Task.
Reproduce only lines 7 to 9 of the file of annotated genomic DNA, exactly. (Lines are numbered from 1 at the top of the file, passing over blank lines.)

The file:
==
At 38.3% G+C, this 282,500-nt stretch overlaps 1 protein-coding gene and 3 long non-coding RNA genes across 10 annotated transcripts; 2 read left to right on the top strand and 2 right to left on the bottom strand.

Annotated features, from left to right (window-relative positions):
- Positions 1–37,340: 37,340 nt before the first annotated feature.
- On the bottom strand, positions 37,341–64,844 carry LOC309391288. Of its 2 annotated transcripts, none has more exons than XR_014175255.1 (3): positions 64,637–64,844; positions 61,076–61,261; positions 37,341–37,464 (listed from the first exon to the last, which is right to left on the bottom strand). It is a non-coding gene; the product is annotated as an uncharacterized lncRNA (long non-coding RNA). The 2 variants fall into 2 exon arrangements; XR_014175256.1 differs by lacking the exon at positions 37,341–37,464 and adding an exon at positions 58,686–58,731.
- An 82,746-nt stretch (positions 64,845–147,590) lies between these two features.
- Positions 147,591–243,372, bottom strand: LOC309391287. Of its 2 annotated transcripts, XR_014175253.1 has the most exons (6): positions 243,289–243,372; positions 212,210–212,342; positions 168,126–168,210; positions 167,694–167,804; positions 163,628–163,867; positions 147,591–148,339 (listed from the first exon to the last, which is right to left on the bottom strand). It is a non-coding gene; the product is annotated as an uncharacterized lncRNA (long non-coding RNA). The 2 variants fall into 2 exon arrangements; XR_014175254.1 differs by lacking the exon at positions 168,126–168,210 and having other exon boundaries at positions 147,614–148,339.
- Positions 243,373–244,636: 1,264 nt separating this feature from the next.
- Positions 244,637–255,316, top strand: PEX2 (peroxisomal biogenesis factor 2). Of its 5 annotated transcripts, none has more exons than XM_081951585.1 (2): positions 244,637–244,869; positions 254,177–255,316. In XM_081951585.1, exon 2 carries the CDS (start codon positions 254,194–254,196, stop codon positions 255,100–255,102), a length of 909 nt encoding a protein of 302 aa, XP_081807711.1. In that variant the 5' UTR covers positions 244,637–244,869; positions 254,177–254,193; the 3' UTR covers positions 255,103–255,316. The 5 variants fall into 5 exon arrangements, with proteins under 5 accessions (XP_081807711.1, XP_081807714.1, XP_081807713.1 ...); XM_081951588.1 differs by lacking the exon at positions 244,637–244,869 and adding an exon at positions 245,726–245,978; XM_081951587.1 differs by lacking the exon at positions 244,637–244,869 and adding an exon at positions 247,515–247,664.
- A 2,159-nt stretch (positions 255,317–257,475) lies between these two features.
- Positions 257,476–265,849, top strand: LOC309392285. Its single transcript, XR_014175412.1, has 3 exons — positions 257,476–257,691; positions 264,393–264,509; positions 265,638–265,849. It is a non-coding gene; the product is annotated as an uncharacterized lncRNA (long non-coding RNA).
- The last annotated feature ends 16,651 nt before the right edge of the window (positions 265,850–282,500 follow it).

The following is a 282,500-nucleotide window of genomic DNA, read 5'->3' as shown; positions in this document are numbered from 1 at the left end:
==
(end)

- Positions 243,373–244,636: 1,264 nt separating this feature from the next.
- Positions 244,637–255,316, top strand: PEX2 (peroxisomal biogenesis factor 2). Of its 5 annotated transcripts, none has more exons than XM_081951585.1 (2): positions 244,637–244,869; positions 254,177–255,316. In XM_081951585.1, exon 2 carries the CDS (start codon positions 254,194–254,196, stop codon positions 255,100–255,102), a length of 909 nt encoding a protein of 302 aa, XP_081807711.1. In that variant the 5' UTR covers positions 244,637–244,869; positions 254,177–254,193; the 3' UTR covers positions 255,103–255,316. The 5 variants fall into 5 exon arrangements, with proteins under 5 accessions (XP_081807711.1, XP_081807714.1, XP_081807713.1 ...); XM_081951588.1 differs by lacking the exon at positions 244,637–244,869 and adding an exon at positions 245,726–245,978; XM_081951587.1 differs by lacking the exon at positions 244,637–244,869 and adding an exon at positions 247,515–247,664.
- A 2,159-nt stretch (positions 255,317–257,475) lies between these two features.